Meditation can bring relaxation, focus, and clarity to your life — just don’t expect it all right away.
For many, the word ‘meditation’ evokes thoughts of inner peace, true wisdom, spiritual enlightenment, and even extra sensory perception. However, my first piece of advice for anyone interested in meditation is to forget all that mystic mumbo jumbo.
Put all such notions completely out of your mind. Instead, think of meditation the same way you think of brushing your teeth: It’s good for you and you should do it at least once a day. The reason behind this line of thinking is simple: Clouding your mind with expectations of the fantastic will only serve to prevent you from truly focusing on the task at hand. Namely, meditating.
The startling and revelatory tooth brushing analogy doesn’t end there. Brushing your teeth is probably one of the few things you do with your full attention and concentration. You don’t brush your teeth while scarfing down breakfast on the way to class, or while you’re Napstering the Bee Gee’s “Saturday Night Fever” (arguably, their finest work).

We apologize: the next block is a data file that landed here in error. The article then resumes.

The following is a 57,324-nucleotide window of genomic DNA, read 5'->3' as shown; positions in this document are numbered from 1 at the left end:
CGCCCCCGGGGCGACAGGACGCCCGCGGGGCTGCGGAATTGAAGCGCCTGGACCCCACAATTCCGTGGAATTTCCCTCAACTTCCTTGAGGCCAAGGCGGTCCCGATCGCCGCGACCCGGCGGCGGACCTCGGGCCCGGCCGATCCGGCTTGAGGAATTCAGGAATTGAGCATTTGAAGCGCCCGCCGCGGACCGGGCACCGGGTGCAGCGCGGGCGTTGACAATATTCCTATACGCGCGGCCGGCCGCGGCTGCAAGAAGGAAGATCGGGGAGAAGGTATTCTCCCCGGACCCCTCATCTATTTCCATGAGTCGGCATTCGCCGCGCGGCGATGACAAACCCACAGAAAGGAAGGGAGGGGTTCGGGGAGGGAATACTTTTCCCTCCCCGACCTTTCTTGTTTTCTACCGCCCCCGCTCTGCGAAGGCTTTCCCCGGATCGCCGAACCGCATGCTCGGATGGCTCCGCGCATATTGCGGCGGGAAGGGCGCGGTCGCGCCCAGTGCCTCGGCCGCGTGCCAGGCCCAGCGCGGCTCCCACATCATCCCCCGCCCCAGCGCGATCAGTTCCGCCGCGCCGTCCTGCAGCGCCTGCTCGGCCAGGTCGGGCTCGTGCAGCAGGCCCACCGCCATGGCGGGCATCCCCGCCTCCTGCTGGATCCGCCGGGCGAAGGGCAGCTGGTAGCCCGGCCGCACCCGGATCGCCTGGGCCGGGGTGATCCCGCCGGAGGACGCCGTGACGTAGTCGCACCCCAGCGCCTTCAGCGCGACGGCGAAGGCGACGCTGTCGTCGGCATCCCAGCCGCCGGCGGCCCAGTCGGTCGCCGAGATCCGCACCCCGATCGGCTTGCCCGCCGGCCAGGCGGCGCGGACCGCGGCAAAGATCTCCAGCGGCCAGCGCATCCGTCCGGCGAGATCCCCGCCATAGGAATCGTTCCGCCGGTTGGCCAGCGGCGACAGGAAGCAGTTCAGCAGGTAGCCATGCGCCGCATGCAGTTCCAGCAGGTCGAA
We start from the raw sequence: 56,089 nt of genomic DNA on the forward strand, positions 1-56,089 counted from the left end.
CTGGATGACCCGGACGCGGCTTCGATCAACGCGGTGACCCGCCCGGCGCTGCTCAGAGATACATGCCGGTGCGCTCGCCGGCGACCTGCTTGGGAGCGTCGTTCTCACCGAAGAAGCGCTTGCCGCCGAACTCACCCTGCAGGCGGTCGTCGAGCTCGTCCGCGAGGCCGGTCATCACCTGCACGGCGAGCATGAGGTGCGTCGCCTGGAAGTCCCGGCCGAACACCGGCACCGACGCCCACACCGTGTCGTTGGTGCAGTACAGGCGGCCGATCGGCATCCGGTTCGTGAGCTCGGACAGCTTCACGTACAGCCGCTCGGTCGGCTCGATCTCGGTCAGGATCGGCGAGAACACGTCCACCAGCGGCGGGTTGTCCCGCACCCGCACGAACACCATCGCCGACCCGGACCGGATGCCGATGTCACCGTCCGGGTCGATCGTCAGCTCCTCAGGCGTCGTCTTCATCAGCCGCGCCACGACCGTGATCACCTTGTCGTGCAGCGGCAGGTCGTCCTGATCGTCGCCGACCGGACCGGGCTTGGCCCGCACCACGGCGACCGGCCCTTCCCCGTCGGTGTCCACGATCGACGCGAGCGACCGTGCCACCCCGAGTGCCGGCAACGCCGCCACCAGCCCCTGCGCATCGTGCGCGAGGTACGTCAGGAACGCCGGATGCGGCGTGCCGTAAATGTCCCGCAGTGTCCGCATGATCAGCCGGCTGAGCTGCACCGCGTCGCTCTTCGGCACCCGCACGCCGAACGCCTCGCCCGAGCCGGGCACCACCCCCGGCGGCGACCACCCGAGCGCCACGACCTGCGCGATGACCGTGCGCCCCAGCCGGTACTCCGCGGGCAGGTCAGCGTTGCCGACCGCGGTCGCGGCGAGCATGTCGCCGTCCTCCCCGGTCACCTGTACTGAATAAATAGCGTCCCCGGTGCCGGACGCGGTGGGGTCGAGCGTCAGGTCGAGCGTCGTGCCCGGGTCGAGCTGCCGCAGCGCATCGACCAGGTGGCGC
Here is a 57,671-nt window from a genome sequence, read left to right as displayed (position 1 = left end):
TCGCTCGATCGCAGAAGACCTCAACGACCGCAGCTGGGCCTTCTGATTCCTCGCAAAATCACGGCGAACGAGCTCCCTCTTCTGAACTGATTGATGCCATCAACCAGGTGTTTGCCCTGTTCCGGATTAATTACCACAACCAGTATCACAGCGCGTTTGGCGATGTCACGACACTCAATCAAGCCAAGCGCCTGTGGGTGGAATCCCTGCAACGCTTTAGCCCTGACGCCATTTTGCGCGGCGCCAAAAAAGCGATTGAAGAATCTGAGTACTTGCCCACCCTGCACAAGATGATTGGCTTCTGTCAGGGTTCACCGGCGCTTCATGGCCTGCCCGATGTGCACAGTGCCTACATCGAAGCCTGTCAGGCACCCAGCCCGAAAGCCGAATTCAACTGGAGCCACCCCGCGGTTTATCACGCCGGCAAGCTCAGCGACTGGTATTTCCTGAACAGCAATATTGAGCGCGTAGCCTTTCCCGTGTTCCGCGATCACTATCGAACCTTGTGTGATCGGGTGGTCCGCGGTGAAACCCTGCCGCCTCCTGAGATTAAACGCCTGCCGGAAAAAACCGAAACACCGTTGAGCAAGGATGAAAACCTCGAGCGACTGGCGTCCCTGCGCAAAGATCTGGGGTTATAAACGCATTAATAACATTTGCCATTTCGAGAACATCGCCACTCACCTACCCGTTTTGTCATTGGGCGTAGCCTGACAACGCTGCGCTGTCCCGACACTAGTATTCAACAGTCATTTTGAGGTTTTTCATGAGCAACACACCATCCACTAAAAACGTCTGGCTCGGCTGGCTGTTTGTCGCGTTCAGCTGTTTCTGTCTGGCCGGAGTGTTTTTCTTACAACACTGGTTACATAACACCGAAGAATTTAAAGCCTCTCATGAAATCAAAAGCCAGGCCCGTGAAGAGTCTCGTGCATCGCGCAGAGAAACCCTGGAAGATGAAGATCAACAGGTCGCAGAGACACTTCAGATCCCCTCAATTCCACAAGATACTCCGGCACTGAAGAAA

Your sole concern is polishing those ivories — and if it’s not, it should be. In a very real way, if you’ve ever brushed your teeth like this, you’ve meditated. Mission accomplished! Anytime you do something with single-mindedness, full concentration and participation, you’re meditating.
For anyone interested in meditating without a toothbrush, here’s an exercise to get you started:
1. Stand with your feet shoulder-width apart. Bend your knees slightly and shift forward so the balance of your weight falls 40% on your heels and 60% on the balls of your feet.
2. Place your hands, palms flat, on your abdomen. The tips of your thumbs should touch just below your belly button and the tips of your index fingers meet just above your pubic region. Basically, you’re forming a triangle with your thumbs and index fingers that points towards your “fun zone.”